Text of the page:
Copper Plunge Weighs on Metal Producers; Manufacturers Gain

Copper’s tumble to its lowest in more than five years dragged down shares of metal producers, while prospects for lower input costs boosted the outlook for manufacturers and utilities.

Jiangxi Copper Co., China’s largest producer of the industrial commodity, dropped 5.9 percent in Hong Kong while BHP Billiton Ltd., the world’s biggest miner, slid to an almost six-year low in Sydney. Kingboard Chemical Holdings Ltd., a maker of copper foil, advanced 2.3 percent. Mainland electricity generator Huadian Power International Corp. surged 6.5 percent in Hong Kong.

“The global economy seems to be going down so the demand isn’t there,” said Francis Lun, chief executive officer of Geo Securities Ltd. “China’s mining sector had an unprecedented boom -- everybody increased production and now you have enormous overhang of overcapacity. If copper prices fall, manufacturers benefit.”

Copper dropped as much as 8.7 percent in London to below $5,400 a metric ton on speculation demand for raw materials won’t be enough to eliminate a supply glut. The World Bank cut its global growth forecast for this year to 3 percent from a projection of 3.4 percent in June. The Bloomberg Commodity Index slid to its lowest since November 2002 yesterday.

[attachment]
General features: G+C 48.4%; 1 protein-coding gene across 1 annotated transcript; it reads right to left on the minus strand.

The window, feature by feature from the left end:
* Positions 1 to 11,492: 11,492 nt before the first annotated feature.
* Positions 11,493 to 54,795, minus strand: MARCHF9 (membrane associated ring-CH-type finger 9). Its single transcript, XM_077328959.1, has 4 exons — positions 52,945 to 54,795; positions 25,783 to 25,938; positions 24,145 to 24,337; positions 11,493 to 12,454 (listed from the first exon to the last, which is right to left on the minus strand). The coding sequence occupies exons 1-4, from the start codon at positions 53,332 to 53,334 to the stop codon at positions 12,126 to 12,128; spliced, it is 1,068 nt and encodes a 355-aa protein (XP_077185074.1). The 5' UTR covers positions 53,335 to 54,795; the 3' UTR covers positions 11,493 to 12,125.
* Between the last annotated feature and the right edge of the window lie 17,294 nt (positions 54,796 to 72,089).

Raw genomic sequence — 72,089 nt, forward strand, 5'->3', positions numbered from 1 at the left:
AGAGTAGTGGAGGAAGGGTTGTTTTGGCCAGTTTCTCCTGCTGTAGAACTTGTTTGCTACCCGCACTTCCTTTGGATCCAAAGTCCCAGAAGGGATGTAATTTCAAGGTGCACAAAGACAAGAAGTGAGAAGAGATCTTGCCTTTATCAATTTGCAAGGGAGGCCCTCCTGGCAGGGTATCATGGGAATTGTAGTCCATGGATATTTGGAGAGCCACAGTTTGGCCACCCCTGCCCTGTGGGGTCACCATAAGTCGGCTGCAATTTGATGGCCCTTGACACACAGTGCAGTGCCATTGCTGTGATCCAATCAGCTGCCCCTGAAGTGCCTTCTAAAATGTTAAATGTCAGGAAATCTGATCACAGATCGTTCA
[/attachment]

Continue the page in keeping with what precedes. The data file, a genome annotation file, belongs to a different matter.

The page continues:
A measure of material companies fell 1.3 percent to lead declines on the MSCI Asia Pacific Index, which slid 0.3 percent as of 4:20 p.m. today in Hong Kong. Telecommunication companies, for which copper is the most commonly used element for systems, were the biggest gainers among the regional index’s industry groups. NTT Docomo Inc. advanced 2.7 percent in Tokyo while PCCW Ltd. added 2.5 percent in Hong Kong.

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